A few weeks ago I went on a four-hour cycling tour of Baroque architecture sites in London and Greenwich. It was hosted by Open City, a charity which champions good architecture and design in the capital. Midway through that tour we stopped to admire the Grade II-listed Chartered Accountants' Hall at One Moorgate Place, which has a series of decorative friezes (one of which is pictured above) running along the second level of the building. Our tour guide mentioned that if we ever got the chance it was worth taking a look inside, because there was a particularly beautiful library on the ground floor.
With that magic word 'library' ringing in my ears, I was delighted to discover that the building, which is home to the Institute of Chartered Accountants in England and Wales (ICAEW), was open to the public today as part of Open House London. Of course, I made sure to toddle along, camera at the ready...
I wasn't disappointed. When I walked into this room, which features a high ceiling, Doric columns, an elaborate-looking bridge, portrait gallery and book-lined alcoves on two sides, I couldn't believe the beauty of it. I suspect everyone else on the free guided tour thought the same, judging by the 'oohs' and 'ahhs' as we entered the room — followed in quick succession by the clicking of camera shutters.
I missed a lot of what the guide was saying because I was too mesmirised by the decor. But I do know that the Members' Room, as it is known, is part of the original building (there are 20th century additions to the rear), which was designed by the eminent Victorian architect Sir John Belcher in 1890.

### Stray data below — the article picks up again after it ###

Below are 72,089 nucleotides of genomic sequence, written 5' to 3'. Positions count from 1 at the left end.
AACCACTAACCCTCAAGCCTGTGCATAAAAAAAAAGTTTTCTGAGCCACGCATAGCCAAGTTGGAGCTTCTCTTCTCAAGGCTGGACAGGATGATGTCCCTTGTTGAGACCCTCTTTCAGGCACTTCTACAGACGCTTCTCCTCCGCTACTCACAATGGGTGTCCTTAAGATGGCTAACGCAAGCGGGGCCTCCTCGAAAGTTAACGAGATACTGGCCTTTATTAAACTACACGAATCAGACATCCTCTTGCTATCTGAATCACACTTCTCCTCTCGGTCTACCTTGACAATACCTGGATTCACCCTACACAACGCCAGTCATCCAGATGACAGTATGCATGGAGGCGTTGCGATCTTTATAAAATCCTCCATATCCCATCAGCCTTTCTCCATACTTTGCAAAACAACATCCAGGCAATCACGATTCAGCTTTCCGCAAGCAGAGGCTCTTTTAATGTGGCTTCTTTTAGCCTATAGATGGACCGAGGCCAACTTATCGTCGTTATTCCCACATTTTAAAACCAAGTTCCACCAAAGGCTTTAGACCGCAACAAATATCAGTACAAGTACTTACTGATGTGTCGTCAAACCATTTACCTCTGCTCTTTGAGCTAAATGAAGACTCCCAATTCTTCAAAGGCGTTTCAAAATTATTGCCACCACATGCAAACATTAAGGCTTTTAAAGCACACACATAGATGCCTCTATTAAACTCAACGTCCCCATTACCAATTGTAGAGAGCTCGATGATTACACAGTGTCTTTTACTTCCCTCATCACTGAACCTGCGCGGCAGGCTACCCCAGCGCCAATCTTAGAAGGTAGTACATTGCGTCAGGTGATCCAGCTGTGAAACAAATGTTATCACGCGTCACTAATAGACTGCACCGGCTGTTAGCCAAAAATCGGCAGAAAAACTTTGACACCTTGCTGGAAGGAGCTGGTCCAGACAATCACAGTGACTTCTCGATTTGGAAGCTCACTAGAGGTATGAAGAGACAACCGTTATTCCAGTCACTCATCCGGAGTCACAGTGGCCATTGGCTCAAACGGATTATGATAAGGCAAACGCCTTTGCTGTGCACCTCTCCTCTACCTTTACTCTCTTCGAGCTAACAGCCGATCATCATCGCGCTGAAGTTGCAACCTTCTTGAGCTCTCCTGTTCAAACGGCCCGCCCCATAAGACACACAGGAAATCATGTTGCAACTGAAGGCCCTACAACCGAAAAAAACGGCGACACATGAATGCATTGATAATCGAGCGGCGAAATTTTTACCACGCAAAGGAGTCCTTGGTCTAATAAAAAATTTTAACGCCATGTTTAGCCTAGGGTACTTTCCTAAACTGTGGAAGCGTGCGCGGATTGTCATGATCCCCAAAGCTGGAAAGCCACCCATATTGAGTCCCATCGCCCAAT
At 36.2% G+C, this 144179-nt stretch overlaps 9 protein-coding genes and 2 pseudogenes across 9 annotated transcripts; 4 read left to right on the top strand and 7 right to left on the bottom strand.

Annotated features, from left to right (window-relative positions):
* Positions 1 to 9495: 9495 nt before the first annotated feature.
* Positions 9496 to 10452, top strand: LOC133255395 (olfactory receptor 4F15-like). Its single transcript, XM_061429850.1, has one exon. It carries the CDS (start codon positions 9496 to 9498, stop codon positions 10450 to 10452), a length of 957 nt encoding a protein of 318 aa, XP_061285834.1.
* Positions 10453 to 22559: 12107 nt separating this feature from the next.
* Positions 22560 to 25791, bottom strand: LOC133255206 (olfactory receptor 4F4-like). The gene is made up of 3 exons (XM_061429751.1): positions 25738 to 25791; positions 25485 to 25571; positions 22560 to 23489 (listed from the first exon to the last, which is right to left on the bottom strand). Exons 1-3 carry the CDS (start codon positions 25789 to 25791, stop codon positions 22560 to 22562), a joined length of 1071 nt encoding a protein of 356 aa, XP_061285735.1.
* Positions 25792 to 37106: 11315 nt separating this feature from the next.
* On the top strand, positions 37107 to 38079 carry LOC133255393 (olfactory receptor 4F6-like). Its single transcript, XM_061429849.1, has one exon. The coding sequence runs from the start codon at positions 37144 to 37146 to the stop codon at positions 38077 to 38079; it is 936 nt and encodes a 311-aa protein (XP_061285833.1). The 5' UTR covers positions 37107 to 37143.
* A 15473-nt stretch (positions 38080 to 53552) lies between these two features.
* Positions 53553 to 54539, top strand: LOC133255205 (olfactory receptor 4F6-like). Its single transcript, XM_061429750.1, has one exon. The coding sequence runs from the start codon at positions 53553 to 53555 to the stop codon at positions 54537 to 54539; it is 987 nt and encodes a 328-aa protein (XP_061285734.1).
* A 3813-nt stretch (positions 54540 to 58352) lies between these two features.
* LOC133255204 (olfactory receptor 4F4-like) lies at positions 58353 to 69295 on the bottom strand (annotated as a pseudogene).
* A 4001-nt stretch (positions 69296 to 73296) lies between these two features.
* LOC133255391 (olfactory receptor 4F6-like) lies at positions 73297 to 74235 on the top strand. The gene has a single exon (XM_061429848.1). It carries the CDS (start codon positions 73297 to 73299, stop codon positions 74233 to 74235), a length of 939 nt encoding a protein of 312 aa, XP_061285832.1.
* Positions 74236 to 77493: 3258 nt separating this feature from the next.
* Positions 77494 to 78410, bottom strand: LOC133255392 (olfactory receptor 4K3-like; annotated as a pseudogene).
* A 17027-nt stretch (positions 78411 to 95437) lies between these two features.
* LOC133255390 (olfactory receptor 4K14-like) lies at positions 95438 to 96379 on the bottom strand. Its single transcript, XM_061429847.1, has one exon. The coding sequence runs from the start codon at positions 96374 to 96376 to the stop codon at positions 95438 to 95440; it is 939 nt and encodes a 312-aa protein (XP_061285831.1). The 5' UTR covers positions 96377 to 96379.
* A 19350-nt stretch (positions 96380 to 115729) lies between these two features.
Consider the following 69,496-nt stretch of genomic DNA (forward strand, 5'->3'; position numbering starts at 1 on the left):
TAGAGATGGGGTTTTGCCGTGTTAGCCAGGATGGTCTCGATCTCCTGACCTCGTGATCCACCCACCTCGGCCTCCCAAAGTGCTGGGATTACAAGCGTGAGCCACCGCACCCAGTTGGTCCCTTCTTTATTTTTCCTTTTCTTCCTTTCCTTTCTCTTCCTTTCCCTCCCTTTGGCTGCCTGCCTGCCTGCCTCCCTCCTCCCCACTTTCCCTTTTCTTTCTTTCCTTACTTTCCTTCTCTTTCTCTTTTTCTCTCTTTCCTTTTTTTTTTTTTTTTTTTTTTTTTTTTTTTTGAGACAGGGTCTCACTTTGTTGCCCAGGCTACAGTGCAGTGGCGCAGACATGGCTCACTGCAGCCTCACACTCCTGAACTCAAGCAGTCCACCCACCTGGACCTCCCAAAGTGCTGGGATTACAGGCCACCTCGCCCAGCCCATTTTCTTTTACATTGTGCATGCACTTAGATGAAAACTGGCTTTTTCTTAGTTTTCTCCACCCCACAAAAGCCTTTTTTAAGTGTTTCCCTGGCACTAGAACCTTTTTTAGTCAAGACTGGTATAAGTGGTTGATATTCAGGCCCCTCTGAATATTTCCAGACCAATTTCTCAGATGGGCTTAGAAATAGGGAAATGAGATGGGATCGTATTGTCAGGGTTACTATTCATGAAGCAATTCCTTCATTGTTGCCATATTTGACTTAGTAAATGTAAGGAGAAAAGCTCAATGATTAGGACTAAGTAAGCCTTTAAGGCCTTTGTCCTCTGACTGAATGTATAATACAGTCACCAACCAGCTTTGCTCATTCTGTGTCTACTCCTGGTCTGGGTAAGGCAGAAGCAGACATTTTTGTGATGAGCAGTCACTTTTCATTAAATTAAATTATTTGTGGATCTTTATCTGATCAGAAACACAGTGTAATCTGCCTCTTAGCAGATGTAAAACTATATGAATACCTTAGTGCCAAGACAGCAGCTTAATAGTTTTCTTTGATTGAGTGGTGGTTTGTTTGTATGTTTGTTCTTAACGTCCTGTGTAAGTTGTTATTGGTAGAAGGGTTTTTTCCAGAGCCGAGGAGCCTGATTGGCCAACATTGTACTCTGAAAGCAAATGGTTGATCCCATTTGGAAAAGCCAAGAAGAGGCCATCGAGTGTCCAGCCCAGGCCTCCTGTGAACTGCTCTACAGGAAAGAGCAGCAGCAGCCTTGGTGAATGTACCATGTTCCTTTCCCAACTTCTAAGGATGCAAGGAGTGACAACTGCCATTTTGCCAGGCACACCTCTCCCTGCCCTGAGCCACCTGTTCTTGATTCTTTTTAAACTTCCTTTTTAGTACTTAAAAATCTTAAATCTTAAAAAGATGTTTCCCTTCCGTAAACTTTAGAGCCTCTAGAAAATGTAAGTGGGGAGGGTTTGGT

And while I was there to admire the book-lined walls, the real show-stopper was the bridge, which spans the width of the room. There was something familiar about it that I couldn't quite put my finger on. And then I discovered its design was based on the Rialto Bridge in Venice and suddenly it made sense...
According to our guide, it is too weak to walk over and is merely for decorative purposes, but I'm not sure if that has always been the case.
Sadly, it's much the same for the books, which are no longer loaned out and remain on the shelves to look pretty. The ICAEW has a "proper" library elsewhere in the building for its members to use.
There were other curiosities on show, tucked safely away in glass cabinets — that's probably because the room is available for hire, so if you've got a spare £1,300 or so, you can host a dinner or party in rather sumptious surrounds.
In another room upstairs, I was delighted to see this drawing, dated 1950, on show. It breaks all kinds of copyright to publish here, I'm sure, but it gives you a glimpse of what it must have been like to visit the library at the time. As our guide explained, it was "very much a gentleman's club".
To get an even better look at the room, which doesn't seem to have changed much in more than 100 years, check out this full 360° tour.